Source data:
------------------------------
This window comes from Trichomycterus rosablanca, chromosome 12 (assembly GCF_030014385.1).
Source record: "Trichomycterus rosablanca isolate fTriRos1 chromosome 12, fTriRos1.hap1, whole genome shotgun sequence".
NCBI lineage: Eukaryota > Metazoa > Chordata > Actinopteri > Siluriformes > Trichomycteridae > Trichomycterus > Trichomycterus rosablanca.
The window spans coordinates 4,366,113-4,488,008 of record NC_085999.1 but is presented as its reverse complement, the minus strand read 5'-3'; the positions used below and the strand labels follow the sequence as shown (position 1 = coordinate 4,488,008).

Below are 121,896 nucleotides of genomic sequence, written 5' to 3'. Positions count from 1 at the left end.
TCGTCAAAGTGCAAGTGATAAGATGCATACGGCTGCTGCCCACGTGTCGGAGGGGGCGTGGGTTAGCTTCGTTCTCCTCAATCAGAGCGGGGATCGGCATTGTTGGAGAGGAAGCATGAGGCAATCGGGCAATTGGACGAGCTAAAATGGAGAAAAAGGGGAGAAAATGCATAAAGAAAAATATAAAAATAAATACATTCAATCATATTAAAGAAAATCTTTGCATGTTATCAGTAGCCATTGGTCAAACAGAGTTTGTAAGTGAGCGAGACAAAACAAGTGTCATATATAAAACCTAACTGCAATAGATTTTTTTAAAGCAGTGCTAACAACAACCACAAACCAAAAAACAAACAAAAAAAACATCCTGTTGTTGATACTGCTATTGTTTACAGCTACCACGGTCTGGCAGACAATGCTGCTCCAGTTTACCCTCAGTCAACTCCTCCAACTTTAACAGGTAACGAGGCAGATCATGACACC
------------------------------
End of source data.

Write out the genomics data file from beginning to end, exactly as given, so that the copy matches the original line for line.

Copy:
This window comes from Trichomycterus rosablanca, chromosome 12 (assembly GCF_030014385.1).
Source record: "Trichomycterus rosablanca isolate fTriRos1 chromosome 12, fTriRos1.hap1, whole genome shotgun sequence".
NCBI lineage: Eukaryota > Metazoa > Chordata > Actinopteri > Siluriformes > Trichomycteridae > Trichomycterus > Trichomycterus rosablanca.
The window spans coordinates 4,366,113-4,488,008 of record NC_085999.1 but is presented as its reverse complement, the minus strand read 5'-3'; the positions used below and the strand labels follow the sequence as shown (position 1 = coordinate 4,488,008).

Below are 121,896 nucleotides of genomic sequence, written 5' to 3'. Positions count from 1 at the left end.
TCGTCAAAGTGCAAGTGATAAGATGCATACGGCTGCTGCCCACGTGTCGGAGGGGGCGTGGGTTAGCTTCGTTCTCCTCAATCAGAGCGGGGATCGGCATTGTTGGAGAGGAAGCATGAGGCAATCGGGCAATTGGACGAGCTAAAATGGAGAAAAAGGGGAGAAAATGCATAAAGAAAAATATAAAAATAAATACATTCAATCATATTAAAGAAAATCTTTGCATGTTATCAGTAGCCATTGGTCAAACAGAGTTTGTAAGTGAGCGAGACAAAACAAGTGTCATATATAAAACCTAACTGCAATAGATTTTTTTAAAGCAGTGCTAACAACAACCACAAACCAAAAAACAAACAAAAAAAACATCCTGTTGTTGATACTGCTATTGTTTACAGCTACCACGGTCTGGCAGACAATGCTGCTCCAGTTTACCCTCAGTCAACTCCTCCAACTTTAACAGGTAACGAGGCAGATCATGACACC